How to take advantage of the magnetic slip mechanism

Jon Lawson

Magnetic gears have the additional functionality of a slip mechanism. In many applications this slip function can provide protection to other parts of the system. For example, magnetic gears are used in the Zilift Torque Drive system to couple a progressive cavity pump with a high speed permanent magnet motor. As well as providing a gear ratio between the motor and the pump the magnetic gear protects the whole system from damage if the pump becomes blocked with debris. When this happens the magnetic gear simple slips without damaging itself or any other parts of the system. Once the slip is noticed by the operators they can intervene with motor reversals to clear the blockage. 

The slip torque level is fully customisable during the electromagnetic design stage. Typically, the slip torque is higher than the largest torque value seen by the application being targeted. A specific slip-torque value can also be accommodated during the design phase. 

The magnetic gear has 2 rotors, the input high speed rotor (HSR – low torque side) and output pole piece rotor (PPR – high torque side) – this is the output rotor of the magnetic gear which connects to the load. For torque to be transmitted from the input shaft (HSR side) to the output shaft (PPR side), a relative angular displacement between the HSR and PPR needs to exist. Figure 3 shows the torque characteristic for a magnetic gear designed for an actuator. The transmitted torque of the gear is increased with the relative angular displacement between the 2 rotors. When the angular displacement between the two rotors reaches 90 degrees, the maximum torque transmission capability of the gear will be reached and the pole-slip behaviour will occur. This is an ‘abrupt phenomenon’ and is passively triggered. The magnetic gear will then re-engage normal operation when the excess torque has been removed from the output shaft.

The other figures show the prototype of a gear going through a pole-slip event, where the torque on the output shaft (PPR) is higher than the maximum torque transmission capability of the magnetic gear. During overload, sinusoidal torque pulsations will be present on both the PPR and HSR, with the amplitude being equal to the pull-out torque of the device. Basically, the magnetic gear is constantly trying to re-engage normal operation and transmit power between the input and output shafts, but cannot do that until the overload condition has be removed. Thus, during overload it is constantly going through the stable and un-stable cycles, until the overload is removed.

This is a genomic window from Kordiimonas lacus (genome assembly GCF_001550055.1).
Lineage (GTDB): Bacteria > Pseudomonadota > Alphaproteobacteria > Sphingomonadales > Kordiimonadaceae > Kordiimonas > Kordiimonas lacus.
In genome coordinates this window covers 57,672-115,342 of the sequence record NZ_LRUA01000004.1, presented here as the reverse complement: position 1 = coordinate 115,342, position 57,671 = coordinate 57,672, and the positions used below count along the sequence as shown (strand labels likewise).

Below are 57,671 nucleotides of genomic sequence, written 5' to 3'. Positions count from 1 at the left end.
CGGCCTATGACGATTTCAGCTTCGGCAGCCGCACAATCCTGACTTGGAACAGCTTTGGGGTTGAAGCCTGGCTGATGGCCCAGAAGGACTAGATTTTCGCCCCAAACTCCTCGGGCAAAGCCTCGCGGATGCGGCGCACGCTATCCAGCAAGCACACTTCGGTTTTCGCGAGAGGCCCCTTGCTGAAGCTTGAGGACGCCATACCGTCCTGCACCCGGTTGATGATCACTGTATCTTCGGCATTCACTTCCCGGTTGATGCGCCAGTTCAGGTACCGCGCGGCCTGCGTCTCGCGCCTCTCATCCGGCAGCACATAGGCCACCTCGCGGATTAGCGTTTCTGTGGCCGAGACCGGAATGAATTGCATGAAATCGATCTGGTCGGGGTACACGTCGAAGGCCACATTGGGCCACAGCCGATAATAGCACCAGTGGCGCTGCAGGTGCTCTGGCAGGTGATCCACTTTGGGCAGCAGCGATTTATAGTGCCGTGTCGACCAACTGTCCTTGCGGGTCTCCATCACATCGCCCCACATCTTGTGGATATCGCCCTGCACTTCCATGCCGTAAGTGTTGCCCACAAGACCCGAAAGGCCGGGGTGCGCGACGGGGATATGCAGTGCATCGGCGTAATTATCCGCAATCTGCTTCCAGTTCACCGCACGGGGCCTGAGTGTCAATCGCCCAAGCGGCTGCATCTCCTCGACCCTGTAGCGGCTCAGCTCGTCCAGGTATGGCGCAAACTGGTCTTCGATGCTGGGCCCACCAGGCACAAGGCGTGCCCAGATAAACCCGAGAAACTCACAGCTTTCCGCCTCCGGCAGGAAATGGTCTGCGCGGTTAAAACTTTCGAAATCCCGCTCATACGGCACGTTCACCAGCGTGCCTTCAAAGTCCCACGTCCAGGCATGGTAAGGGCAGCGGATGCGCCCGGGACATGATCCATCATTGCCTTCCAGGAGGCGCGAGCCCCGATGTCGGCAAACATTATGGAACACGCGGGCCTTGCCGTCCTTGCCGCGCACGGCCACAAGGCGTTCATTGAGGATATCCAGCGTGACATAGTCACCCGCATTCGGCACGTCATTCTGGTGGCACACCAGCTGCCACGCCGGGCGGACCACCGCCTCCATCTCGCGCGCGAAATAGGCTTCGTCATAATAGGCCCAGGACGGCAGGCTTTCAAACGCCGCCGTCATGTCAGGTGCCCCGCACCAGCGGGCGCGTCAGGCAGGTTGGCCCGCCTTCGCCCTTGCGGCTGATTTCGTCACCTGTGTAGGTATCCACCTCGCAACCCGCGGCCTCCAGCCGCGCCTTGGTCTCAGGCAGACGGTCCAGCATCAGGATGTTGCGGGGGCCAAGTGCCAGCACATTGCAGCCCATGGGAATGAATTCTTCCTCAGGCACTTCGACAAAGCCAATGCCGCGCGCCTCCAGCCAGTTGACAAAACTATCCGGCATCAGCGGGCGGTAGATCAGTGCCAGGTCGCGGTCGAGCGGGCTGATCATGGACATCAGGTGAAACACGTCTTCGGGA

Figures 4 & 5 show what happens to the speed of the two rotors of the magnetic gear. During overload, the PPR is stopped (i.e. 0 rpm triggered by a high torque demand on the output shaft), while the HSR continues to spin at a constant angular velocity. When the overload is removed, the gear re-engages normal operation and the speed of the load increases back to the demanded value. 

This functionality is also being used in actuator systems that incorporate a magnetic gear into a Pseudo Direct Drive or PDD. Instead of the there being a clutch or torque fuse again the actuator simply slips if there are foreign objects or if control is lost and the actuator hits the end stop.

A PDD is the combination of a magnetic gear and a permanent magnet electric machine. The magnet gear is mounted inside a normal wound stator. This stator has the same number of poles as the inner (high speed) rotor of the magnetic gear. This results in a very compact and efficient low speed high torque machine. This electric motor or generator also, of course, includes the slip characteristic of a magnetic gear. In order to protect the out array of magnets in the gear the stator has a relatively low current density. This brings further benefits in terms of long stator life and removes the need for secondary cooling circuits.

As well as having applications in actuators these PDDs make ideal generators for large wind turbines. They have excellent efficiency even at part load which is where the bulk of operations take place. As a result, they provide significant benefits in terms of the cost of the electricity generated. This performance benefit has recently been confirmed during testing at the ORE Catapult in Blythe.